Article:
Grab Fined SG$10,000 for Fourth Personal Data Protection Breach in Two Years

This is also the second time that Grab has been found in violation of the same section under Singapore’s Personal Data Protection Act 2012

Singapore-based unicorn and superapp Grab has been fined SG$10,000 (US$7346.7) for violation of the country’s data protections laws according to a circular by Singapore’s Personal Data Protection Commission, undersigned by the Deputy Commissioner for Personal Data Protection Yeong Zee Kin.

The incident took place due to a GrabHitch API endpoint glitch which the company attempted to rectify with an update, the circular dated 21 July 2020 said. The circular was published late last week.

However, the update resulted in the exposure of the data of GrabHitch drivers, including profile pictures, passenger names, vehicle plate numbers and wallet balance (including ride payment history), to possible unauthorized access.

Moreover, apart from personal data, booking data including addresses, pickup and drop-off times, total rides, and vehicle model and make was also exposed to unauthorized access.

While initial investigations by Grab indicated that the data of 5,651 GrabHitch drivers had been affected, it was eventually discovered that the data of 21,541 such drivers and passengers as well had been exposed, the circular noted.

The circular further said that Grab’s investigations indicated that the data had not been exploited.

It explained that Grab made the update without either understanding its larger implications to the company’s IT infrastructure, including its caching mechanism.

The bug that the company was attempting to fix was with the API endpoint ‘/users/{userID}/profile’, which when manipulated, could give access to GrabHitch driver data.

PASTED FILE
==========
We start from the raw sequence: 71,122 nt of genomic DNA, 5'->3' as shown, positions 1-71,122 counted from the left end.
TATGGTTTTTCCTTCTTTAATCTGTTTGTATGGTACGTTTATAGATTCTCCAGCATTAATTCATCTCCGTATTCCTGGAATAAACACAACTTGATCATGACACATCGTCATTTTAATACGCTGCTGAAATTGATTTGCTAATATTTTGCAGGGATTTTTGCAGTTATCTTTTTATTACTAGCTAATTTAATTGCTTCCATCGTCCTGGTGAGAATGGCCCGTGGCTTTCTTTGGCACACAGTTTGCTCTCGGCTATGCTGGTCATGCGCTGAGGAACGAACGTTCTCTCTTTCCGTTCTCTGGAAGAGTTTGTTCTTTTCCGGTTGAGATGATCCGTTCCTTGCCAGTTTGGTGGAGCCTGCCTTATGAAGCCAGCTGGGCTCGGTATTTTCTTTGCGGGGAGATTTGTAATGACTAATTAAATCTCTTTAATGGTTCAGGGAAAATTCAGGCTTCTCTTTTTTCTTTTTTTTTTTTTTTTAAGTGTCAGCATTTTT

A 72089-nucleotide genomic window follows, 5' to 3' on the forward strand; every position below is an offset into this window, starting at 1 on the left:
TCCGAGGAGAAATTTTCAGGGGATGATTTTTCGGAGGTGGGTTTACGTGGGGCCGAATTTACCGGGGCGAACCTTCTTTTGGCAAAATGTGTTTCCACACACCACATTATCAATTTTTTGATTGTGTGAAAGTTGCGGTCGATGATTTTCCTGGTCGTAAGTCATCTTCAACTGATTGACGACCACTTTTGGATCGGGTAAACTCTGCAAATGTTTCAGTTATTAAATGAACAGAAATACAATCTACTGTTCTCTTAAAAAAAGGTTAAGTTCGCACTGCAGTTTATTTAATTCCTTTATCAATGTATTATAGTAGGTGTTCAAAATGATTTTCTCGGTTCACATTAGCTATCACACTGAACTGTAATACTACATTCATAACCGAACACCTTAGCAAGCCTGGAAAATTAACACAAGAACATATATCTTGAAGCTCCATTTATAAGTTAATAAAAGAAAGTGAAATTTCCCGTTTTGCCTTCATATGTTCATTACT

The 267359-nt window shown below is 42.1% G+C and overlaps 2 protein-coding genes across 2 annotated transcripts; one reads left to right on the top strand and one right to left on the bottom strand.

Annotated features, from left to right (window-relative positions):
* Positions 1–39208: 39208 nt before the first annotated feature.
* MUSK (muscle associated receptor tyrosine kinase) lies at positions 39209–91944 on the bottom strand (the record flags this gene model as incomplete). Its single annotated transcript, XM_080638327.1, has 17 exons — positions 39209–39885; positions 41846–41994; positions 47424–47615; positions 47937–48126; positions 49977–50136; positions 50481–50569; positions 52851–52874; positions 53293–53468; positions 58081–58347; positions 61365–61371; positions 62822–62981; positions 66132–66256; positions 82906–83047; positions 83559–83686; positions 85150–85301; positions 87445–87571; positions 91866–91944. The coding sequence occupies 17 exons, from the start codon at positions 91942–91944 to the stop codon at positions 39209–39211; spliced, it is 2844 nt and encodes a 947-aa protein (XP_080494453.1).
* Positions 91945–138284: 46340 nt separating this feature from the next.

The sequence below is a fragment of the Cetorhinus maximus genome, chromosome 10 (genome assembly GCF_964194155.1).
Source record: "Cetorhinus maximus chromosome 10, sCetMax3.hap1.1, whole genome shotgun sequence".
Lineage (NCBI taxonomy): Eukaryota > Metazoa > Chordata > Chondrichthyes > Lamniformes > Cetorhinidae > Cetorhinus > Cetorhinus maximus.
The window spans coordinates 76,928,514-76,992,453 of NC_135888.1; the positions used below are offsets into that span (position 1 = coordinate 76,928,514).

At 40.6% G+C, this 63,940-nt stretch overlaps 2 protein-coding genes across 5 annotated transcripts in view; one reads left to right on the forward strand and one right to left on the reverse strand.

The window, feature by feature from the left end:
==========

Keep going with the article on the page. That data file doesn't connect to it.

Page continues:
To fix this, the company’s update removed the variable ‘userID’. In doing so, all URLs in the Grab app reflected ‘/users/profile’ and consequently, the app’s caching mechanism was unable to differentiate between driver accounts thereby giving access to personal and booking data to all drivers on the app in 10 second intervals.

Grab admitted to not conducting tests to simulate multiple user access on its app or to verify how its caching mechanism would respond to the update, the circular noted.

Yeong found Grab in violation of Section 24 (Protection of Personal Data) of Singapore’s Personal Data Protection Act 2012.

Section 24 directs organizations to protect personal data that it possesses or controls through ‘reasonable security reasonable security arrangements to prevent unauthorizzed access, collection, use, disclosure, copying, modification, disposal or similar risks’.

Yeong imposed a fine of SG$10,000 on the company and gave it 120 days to implement a “data protection by design policy” for its app.

The circular, however, took note of the fact that Grab was cooperative and responsive with the investigation.

It added that on being notified about the bug, the company rolled back the update within about 40 minutes, informed the initially detected 5,651 GrabHitch drivers on the same day, and increased the minimum “cash out” wallet amount to SG$200,000 in order to prevent unauthorized transfers.

Further, apart from deploying a new update within a month, on 10 September 2019, the company also reviewed its testing procedures, adding automated testing for API endpoints that pertained to personal data.

It also updated relevant governance procedures on deployment and security verification for IT changes, and reviewed its legacy applications and codes as remedial measures as well.

The notice observed that this is the second time that Grab “did not put in place sufficiently robust processes to manage changes to its IT system that may put the personal data it was processing at risk.”

This is also the fourth time that Grab has been found in breach of Section 24, the circular noted.

The watchdog had earlier fined GrabCar SG$16,000 in June last year for 120,000 marketing emails containing the names and phone numbers of customers that were sent out. The company also faced another incident where personal data of GrabHitch passengers was disclosed on social media by GrabHitch drivers without consent. No fines were imposed, however.

Previously, in October 2018, Grab was also fined SG$6000 for inadequate security to prevent unauthorized disclosure of the personal data of GrabHitch drivers.

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Sharon Lewis
Sharon is a Staff Writer at Jumpstart

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